Analysis: Plot Analysis
Most good stories start with a fundamental list of ingredients: the initial situation, conflict, complication, climax, suspense, denouement, and conclusion. Great writers sometimes shake up the recipe and add some spice.
Bigger’s family lives in a dingy, rat-infested apartment and Bigger has the opportunity for a job that will give them a slightly higher standard of living.
The novel starts with a scene in the Thomas family’s one-room apartment, as Bigger and his brother Buddy chase and kill a rat. Over breakfast, Bigger’s mother keeps asking Bigger if he’s going to take the job he’s been offered because, if he doesn’t, the relief organization will stop giving them food.
Bigger meets up with his friends and makes plans to rob Blum’s store. At the movies, however, he sees a show about some of the wealthy families in Chicago, including the Daltons, who are offering him the job. It makes Bigger long for a different life. Instead of robbing Blum’s store, Bigger initiates a fight with his friend Gus.
Bigger meets Mary Dalton and worries that she’s going to cause him trouble.
Bigger goes to the Daltons’ house and gets the job, but while he’s talking with Mr. Dalton, Mary comes inside and asks Bigger if he belongs to a union. Then she tells him he should belong to a union. He makes her uncomfortable and he’s worried that he’ll lose his job.
Mr. Dalton doesn’t take away the offer of a job. Instead, he tells Bigger his first responsibility is to drive Mary to the university that evening. Bigger understands that Mary Dalton is crazy and he needs to be careful around her. That evening, instead of the university, Mary directs him to drive her to meet up with Jan Erlone, her boyfriend and a Communist activist.
Bigger feels shamed by Mary and Jan even though they’re trying to treat him as an equal. And he accidentally kills Mary Dalton and stuffs her body in the furnace.
Jan and Mary want to experience the South Side of Chicago where all the black people live. They pressure Bigger into coming to a local restaurant with them, and manage to make him feel ashamed and alienated. They also all get drunk.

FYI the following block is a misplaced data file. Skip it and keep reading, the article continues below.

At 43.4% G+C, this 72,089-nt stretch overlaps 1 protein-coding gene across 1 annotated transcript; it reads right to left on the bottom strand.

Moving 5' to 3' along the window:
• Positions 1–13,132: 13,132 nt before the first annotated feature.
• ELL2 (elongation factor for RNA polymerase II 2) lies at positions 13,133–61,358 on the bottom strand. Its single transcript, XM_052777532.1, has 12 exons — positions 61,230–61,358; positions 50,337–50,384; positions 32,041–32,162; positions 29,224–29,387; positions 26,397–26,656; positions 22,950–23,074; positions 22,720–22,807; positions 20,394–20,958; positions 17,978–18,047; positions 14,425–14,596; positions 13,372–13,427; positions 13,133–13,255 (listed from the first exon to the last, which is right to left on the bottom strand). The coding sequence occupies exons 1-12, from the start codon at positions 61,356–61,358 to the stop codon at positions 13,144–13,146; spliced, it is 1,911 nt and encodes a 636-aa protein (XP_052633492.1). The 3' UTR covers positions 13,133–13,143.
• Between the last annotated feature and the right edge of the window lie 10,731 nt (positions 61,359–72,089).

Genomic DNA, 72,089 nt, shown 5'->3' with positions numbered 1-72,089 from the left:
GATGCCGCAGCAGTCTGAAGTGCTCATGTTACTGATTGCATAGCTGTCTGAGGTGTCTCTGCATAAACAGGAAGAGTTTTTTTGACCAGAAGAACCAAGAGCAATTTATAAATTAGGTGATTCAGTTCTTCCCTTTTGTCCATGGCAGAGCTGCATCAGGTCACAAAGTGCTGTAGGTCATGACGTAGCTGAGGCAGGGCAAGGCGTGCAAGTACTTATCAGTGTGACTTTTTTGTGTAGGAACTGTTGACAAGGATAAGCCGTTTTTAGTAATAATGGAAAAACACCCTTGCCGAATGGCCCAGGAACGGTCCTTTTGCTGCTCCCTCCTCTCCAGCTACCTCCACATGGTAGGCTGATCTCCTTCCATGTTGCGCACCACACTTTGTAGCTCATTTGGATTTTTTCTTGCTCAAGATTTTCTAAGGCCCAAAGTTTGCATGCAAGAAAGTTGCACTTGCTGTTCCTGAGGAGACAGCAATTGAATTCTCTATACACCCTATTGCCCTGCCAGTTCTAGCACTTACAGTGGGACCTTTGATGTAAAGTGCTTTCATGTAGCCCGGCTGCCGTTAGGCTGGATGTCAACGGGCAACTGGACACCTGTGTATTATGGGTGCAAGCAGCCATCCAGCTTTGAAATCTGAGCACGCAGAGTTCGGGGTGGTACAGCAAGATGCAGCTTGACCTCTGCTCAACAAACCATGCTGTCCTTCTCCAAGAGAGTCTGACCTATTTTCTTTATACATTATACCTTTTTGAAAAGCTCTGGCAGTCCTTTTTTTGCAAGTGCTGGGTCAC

After Bigger drops Jan off, he takes Mary home, but she’s too drunk to make it up to her bedroom without help. As he takes Mary upstairs, Bigger gets turned on because of the intimacy of the moment and the way she’s acting. But, the blind Mrs. Dalton appears, wondering if Mary’s arrived home. Bigger, afraid he’s going to be caught in a white woman’s bedroom, smothers Mary’s little noises with a pillow so the mother won’t know he’s in the room.
After Mrs. Dalton leaves, Bigger discovers that he accidentally suffocated Mary to death. He doesn’t know what to do. It was an accident, of course, but he’s worried that the justice system won’t believe him since he’s black. Bigger stuffs Mary’s body into her luggage trunk, and takes the body downstairs. There, Bigger manages to get her body into the furnace after hacking off her head. Bigger hopes that the body will burn by morning.
Mary’s burned body is found. Bigger goes on the run, kills Bessie, and ends up getting caught.
Bigger decides to pretend like everything’s normal. He visits his girlfriend Bessie, where he hatches a plan to write a ransom note and try to getting a lot of money from the Daltons. The ransom never pans out because some journalists at the Daltons’ house discover Mary’s body in the furnace.
Bigger takes off running and heads to Bessie’s apartment. Bessie is scared to flee with him, scared to stay with him, and scared to be caught by the police. Bigger realizes he can’t leave her behind to tell the cops everything, but he knows she doesn’t have the fortitude to run with him. He rapes Bessie, kills her, and stuffs her body in an airshaft.
Afterwards, he takes off, looking for a place to hide from his pursuers. He ends up hiding on the roof of a house, and then leaping from roof to roof to escape the men seeking him. In the end, though, he’s caught and taken to jail
Bigger is put on trial. His lawyer, Max, tries to keep Bigger from getting the death penalty.
Jan befriends Bigger, despite what Bigger has done, and provides him with a lawyer, Boris Max. Max argues that Bigger is the product of society’s racism and oppression. Though he's guilty, he had few other options and was pushed to his life of crime by forces outside of his control. So, he should be sentenced to life in prison instead of getting the death penalty.
Bigger is convicted of murder and sentenced to death.
The judge of Bigger’s case orders that Bigger should be put to death for his crime. During this time, Bigger begins to trust Max. This is the first white person he’s ever trusted in his life.
Bigger talks to his lawyer Max moments before he heads to the electric chair.
Max visits Bigger in prison the day he’s scheduled to die. Bigger says that he wishes he had a chance to live, now that he’s seen what life has to offer. But, he’s ready to die.
Before Max leaves, Bigger tells him to say goodbye to "Jan." This is the first time he’s called Jan by his first name, indicating that for the first time, he’s embraced Jan’s friendship and recognizes that the two of them are equals. Then Max leaves and Bigger is left alone, waiting to die.